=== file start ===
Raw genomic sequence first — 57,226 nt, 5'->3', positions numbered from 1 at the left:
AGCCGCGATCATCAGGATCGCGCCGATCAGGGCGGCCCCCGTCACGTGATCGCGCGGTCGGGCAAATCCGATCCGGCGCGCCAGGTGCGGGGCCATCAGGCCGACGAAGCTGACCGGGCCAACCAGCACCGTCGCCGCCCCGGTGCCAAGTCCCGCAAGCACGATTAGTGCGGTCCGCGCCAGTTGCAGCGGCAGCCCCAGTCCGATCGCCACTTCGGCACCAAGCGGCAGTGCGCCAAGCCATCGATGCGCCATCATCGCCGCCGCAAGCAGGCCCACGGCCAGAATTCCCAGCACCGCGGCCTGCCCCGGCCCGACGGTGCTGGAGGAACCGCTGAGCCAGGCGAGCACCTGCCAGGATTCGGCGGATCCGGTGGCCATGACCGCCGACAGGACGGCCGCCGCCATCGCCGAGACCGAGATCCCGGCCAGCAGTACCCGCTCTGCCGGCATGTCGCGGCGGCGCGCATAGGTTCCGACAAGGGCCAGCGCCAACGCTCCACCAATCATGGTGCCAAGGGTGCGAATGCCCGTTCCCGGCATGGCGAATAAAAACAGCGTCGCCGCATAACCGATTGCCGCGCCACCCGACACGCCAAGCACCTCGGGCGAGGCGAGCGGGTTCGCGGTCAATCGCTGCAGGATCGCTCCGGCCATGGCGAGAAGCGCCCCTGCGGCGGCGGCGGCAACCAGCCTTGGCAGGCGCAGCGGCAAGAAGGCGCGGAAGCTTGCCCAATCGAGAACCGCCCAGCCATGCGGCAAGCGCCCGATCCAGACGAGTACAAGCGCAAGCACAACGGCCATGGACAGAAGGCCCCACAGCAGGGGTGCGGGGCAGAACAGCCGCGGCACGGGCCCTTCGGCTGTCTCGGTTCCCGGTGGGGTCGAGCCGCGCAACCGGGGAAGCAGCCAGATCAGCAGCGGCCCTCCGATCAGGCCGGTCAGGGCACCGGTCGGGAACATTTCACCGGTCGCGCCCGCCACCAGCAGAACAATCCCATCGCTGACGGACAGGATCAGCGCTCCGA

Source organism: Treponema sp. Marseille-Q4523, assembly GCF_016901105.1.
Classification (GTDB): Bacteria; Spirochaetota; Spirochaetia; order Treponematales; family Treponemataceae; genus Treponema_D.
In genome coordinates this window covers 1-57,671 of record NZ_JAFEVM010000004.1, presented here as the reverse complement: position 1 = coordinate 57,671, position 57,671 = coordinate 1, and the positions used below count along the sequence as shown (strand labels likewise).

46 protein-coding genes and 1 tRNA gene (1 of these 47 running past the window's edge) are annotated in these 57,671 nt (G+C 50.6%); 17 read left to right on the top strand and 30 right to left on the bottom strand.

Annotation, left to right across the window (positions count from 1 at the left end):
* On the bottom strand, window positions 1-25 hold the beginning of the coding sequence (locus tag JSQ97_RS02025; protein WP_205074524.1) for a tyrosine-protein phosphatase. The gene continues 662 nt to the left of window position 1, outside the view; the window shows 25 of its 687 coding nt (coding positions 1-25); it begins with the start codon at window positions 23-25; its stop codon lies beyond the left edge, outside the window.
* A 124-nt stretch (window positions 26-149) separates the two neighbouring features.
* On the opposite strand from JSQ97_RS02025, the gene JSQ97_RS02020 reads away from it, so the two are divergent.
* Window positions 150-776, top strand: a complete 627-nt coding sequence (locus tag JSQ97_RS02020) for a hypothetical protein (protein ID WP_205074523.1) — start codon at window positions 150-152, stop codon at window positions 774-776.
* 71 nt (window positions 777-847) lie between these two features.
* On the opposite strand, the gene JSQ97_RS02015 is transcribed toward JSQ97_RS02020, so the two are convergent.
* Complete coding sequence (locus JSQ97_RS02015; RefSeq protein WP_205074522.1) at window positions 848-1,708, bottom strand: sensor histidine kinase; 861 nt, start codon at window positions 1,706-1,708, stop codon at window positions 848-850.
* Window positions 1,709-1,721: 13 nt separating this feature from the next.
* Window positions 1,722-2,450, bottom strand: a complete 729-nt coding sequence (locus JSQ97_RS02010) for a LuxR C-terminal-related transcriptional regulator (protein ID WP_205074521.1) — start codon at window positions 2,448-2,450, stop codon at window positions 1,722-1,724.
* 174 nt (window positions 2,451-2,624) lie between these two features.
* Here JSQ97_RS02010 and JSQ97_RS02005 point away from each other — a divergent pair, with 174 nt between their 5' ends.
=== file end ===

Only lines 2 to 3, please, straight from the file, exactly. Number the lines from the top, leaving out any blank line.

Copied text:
AGCCGCGATCATCAGGATCGCGCCGATCAGGGCGGCCCCCGTCACGTGATCGCGCGGTCGGGCAAATCCGATCCGGCGCGCCAGGTGCGGGGCCATCAGGCCGACGAAGCTGACCGGGCCAACCAGCACCGTCGCCGCCCCGGTGCCAAGTCCCGCAAGCACGATTAGTGCGGTCCGCGCCAGTTGCAGCGGCAGCCCCAGTCCGATCGCCACTTCGGCACCAAGCGGCAGTGCGCCAAGCCATCGATGCGCCATCATCGCCGCCGCAAGCAGGCCCACGGCCAGAATTCCCAGCACCGCGGCCTGCCCCGGCCCGACGGTGCTGGAGGAACCGCTGAGCCAGGCGAGCACCTGCCAGGATTCGGCGGATCCGGTGGCCATGACCGCCGACAGGACGGCCGCCGCCATCGCCGAGACCGAGATCCCGGCCAGCAGTACCCGCTCTGCCGGCATGTCGCGGCGGCGCGCATAGGTTCCGACAAGGGCCAGCGCCAACGCTCCACCAATCATGGTGCCAAGGGTGCGAATGCCCGTTCCCGGCATGGCGAATAAAAACAGCGTCGCCGCATAACCGATTGCCGCGCCACCCGACACGCCAAGCACCTCGGGCGAGGCGAGCGGGTTCGCGGTCAATCGCTGCAGGATCGCTCCGGCCATGGCGAGAAGCGCCCCTGCGGCGGCGGCGGCAACCAGCCTTGGCAGGCGCAGCGGCAAGAAGGCGCGGAAGCTTGCCCAATCGAGAACCGCCCAGCCATGCGGCAAGCGCCCGATCCAGACGAGTACAAGCGCAAGCACAACGGCCATGGACAGAAGGCCCCACAGCAGGGGTGCGGGGCAGAACAGCCGCGGCACGGGCCCTTCGGCTGTCTCGGTTCCCGGTGGGGTCGAGCCGCGCAACCGGGGAAGCAGCCAGATCAGCAGCGGCCCTCCGATCAGGCCGGTCAGGGCACCGGTCGGGAACATTTCACCGGTCGCGCCCGCCACCAGCAGAACAATCCCATCGCTGACGGACAGGATCAGCGCTCCGA

Source organism: Treponema sp. Marseille-Q4523, assembly GCF_016901105.1.